Historian P. C. Kemeny was right to suggest that Princeton in the late 1920s found “in liberal Protestantism a faith that was more compatible with modernity.” As I have shown, the Chapel’s insistence on the harmony of science and religion and its openness to modern thinkers such as Hume and Spinoza support this assertion. But Princeton’s liberal Protestantism was the more moderate kind. At the visual apex of the University’s defining monument, Friend managed to enshrine two notes of continuity with Princeton’s nineteenth-century evangelicalism, positions which, in fact, have traditionally been associated with Protestant liberalism’s fundamentalist opponents: the literal resurrection and the final judgment.Problem is, I end the paper on by suggesting that Catholics may be the only ones close to realizing such a vision. But who knows?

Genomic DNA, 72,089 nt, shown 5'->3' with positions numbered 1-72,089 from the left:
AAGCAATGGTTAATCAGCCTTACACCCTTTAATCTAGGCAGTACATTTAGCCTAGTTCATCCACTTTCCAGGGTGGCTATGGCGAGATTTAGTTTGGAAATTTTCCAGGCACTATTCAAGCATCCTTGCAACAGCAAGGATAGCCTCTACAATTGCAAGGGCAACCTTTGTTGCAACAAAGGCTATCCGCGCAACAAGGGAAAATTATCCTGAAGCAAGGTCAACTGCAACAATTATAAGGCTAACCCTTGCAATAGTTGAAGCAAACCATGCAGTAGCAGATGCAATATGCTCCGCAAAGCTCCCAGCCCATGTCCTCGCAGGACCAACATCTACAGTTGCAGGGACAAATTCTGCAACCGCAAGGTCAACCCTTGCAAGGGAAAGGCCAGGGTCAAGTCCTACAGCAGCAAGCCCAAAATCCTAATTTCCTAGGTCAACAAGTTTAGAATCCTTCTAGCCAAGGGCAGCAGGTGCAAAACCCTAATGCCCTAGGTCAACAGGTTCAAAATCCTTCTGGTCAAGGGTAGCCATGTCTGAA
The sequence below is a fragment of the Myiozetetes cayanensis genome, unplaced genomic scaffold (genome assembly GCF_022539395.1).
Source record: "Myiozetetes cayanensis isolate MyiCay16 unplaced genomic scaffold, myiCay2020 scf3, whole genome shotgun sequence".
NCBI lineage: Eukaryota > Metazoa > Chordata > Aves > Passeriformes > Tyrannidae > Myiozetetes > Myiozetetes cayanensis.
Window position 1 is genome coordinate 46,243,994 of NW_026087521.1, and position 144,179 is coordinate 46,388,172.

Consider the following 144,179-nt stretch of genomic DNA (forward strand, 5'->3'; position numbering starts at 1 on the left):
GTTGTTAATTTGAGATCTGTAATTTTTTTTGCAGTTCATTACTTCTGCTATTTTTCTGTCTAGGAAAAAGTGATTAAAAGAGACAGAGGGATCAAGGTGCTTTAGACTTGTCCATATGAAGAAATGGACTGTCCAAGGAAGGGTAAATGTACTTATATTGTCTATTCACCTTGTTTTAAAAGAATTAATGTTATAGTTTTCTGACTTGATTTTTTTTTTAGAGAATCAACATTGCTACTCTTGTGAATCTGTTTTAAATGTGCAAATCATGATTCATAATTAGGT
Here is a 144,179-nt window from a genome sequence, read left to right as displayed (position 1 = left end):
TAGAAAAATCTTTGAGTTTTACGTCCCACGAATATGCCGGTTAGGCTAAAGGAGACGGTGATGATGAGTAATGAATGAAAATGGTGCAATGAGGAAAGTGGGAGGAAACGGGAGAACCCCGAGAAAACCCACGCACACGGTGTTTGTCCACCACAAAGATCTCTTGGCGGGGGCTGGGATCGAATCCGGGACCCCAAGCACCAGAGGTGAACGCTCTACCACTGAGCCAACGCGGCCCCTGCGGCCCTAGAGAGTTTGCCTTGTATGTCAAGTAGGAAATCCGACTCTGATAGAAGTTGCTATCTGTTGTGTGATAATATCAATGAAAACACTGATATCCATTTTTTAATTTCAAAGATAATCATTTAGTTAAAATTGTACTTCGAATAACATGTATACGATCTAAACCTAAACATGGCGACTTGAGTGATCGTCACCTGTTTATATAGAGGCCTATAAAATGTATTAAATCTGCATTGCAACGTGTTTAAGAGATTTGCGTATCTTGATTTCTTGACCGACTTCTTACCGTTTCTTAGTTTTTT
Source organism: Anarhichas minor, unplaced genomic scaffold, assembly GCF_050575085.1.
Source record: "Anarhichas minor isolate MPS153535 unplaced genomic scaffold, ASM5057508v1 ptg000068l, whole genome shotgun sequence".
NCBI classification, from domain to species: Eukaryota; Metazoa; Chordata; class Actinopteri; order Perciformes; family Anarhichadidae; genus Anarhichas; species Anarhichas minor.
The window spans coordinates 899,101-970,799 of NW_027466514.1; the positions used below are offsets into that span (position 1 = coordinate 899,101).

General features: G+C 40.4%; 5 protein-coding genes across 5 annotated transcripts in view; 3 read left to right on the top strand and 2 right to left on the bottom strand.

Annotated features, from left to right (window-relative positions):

Another piece I wrote, this one at First Things regarding my visit to an Orthodox Monastery (or as they say in Greece, MoNAStery), seems to have been picked up by some sort of site, so read away. The upshot: "Perhaps American Orthodoxy's own intractable divisions are a gift providentially withheld." Withheld for the sake of a wider ecumenism, that is. If you, as most American Christians, are unaware of the complexity and contradictions of American Orthodox identity, you might want to start where I did (the book, and that which it depicts, is more complex than it first appears). It's not a pretty picture, but it's an endearing one. Welcome to the mess of Christianity in America, friends.